Speak your truth instead of stuff it: One of the things I needed to learn to do in order to stop overeating was to speak my truth. This was no easy deal given that I have a black belt in people-pleasing. But I realized I had a choice: I could stuff my truth down (or attempt to anyway) with cookies and ice cream, or I could learn how to say what I am feeling and ask for what I need. I also had to learn how to take in feedback without crumbling or retaliating and how to accept the humanness in us all, myself included. No easy task, I know, but neither is over and undereating!
Make non-diet, moderate eating automatic: Many people who struggle with dieting and bingeing also struggle with creating a new routine of non-diet, respectful eating. They vow to eat moderately and then ignore that vow. They continue to restrict even though it leads them to overeat. Creating a new habit takes conscious effort at first, until it becomes automatic. A client who has been committed to vegetarianism for decades told me, “I would never in a million years forget that I don’t eat meat and yet I often forget that restricting leads to overeating, which only leads to shame and more restriction.”
See if you can put moderate eating in the same category as brushing your teeth or gassing up your car, activities you never forget to do. I used to forget that dieting would lead back to overeating and that overeating would lead me right back to despair and restricting. A time came, though, when I no longer forgot. Feeding my body what it needed became as important as all the other priorities in my life. Today, someone would have to hold a gun to my head to get me to undereat or binge. It is simply not worth the consequences. But it took getting in the habit until the habit became second nature.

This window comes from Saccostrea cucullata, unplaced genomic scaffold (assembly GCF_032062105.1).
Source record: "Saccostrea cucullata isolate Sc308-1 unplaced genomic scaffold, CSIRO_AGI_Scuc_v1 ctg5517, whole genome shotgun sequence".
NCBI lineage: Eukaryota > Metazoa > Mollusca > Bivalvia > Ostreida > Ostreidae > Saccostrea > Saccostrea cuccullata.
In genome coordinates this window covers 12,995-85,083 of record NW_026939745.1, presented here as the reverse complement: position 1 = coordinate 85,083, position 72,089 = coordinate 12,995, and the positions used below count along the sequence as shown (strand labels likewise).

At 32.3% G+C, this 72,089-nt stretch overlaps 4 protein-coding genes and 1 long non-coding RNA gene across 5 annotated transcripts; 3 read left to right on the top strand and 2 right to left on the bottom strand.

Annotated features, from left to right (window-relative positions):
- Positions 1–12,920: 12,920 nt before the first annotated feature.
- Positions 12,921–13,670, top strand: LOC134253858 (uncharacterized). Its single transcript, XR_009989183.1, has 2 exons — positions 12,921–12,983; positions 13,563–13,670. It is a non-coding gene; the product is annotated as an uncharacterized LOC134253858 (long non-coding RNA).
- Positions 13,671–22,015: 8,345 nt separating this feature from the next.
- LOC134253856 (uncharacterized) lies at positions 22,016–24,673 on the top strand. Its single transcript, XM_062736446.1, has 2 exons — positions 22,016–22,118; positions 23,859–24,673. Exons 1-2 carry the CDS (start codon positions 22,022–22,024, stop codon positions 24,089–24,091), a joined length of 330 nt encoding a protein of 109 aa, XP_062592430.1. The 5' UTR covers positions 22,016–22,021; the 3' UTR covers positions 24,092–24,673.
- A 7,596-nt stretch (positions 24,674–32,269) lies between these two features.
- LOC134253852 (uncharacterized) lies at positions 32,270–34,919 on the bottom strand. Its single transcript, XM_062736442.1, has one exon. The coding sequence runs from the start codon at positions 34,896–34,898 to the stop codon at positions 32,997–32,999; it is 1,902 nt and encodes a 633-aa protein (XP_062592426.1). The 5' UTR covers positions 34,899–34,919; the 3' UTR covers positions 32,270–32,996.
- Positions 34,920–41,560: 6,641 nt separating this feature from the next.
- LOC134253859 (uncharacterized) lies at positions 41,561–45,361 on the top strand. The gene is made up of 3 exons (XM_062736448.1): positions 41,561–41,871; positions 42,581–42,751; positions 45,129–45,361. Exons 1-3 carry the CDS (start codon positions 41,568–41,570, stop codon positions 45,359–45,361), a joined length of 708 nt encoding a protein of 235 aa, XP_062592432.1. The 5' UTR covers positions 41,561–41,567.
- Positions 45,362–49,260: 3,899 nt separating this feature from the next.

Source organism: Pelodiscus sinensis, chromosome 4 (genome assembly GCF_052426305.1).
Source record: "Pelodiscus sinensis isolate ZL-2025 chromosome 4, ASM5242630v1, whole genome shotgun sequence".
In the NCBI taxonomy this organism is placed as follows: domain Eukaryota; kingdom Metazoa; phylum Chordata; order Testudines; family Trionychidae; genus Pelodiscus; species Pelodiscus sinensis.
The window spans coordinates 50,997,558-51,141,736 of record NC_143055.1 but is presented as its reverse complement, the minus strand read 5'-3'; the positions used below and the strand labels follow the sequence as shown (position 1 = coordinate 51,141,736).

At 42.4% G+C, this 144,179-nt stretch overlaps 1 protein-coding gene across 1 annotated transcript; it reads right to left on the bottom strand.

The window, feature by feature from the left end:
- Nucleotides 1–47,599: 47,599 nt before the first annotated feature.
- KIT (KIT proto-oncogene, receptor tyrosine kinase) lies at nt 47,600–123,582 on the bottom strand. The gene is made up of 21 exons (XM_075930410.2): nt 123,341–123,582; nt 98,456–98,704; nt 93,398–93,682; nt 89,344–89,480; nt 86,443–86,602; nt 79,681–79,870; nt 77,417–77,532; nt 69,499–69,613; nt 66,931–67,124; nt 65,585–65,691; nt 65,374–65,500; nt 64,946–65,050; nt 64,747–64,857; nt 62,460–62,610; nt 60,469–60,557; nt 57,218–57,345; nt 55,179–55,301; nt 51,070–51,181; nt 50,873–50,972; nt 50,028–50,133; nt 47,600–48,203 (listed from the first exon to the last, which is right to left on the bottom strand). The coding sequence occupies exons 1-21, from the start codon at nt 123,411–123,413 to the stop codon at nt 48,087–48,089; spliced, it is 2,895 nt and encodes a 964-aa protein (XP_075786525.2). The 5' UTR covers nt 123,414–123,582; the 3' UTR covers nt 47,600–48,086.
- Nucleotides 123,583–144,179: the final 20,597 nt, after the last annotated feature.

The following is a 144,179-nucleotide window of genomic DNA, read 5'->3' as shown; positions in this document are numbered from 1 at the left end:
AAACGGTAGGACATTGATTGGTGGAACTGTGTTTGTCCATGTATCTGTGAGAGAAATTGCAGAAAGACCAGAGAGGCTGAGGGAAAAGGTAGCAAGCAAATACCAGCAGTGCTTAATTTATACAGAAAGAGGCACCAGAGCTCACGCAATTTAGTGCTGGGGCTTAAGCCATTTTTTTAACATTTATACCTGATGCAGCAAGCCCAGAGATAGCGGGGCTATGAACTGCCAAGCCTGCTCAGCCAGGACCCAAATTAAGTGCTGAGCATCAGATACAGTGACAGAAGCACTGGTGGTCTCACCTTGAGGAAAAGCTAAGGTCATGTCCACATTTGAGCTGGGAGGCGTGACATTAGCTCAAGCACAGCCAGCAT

Make peace with movement: Many people have a relationship with exercise that is similar to their relationship to food. They either avoid it or overdo it. Learning to move your body in ways that feel good, and to rest without feeling guilty, is a challenge in our “go for it” culture but meeting that challenge will help your body relax and find settle into its natural state. I often ask clients these questions: If you could never lose or gain another pound no matter what exercise you engaged in, how would you choose to move your body? What form of exercise would you still enjoy? When you take calorie burning and body sculpting out of the equation, you will be able to honor your body’s natural desire to move and rest.
Release the need to please: We live in a culture that constantly links eating with socializing. This can add an additional challenge to someone who is trying to listen to their internal hunger and fullness cues. Many people eat when the clock says it’s time, or when others are eating. Some people don’t eat when they are hungry because their family or friends don’t feel like eating yet. Or they pass on dessert because others aren’t having any and they are afraid of being judged. Or they eat dessert, even though they are perfectly satisfied with their meal and more food would lead to uncomfortable fullness. Learning to honestly assess your hunger and fullness rather than giving in to the clock or the flock, is a practice that takes courage. But when you release your need to please and eat only when you want to, your body will thank you and you will have fewer reasons to rebel.
Here’s to letting go of dieting — and choosing from the menu of respect, love, and peace of mind.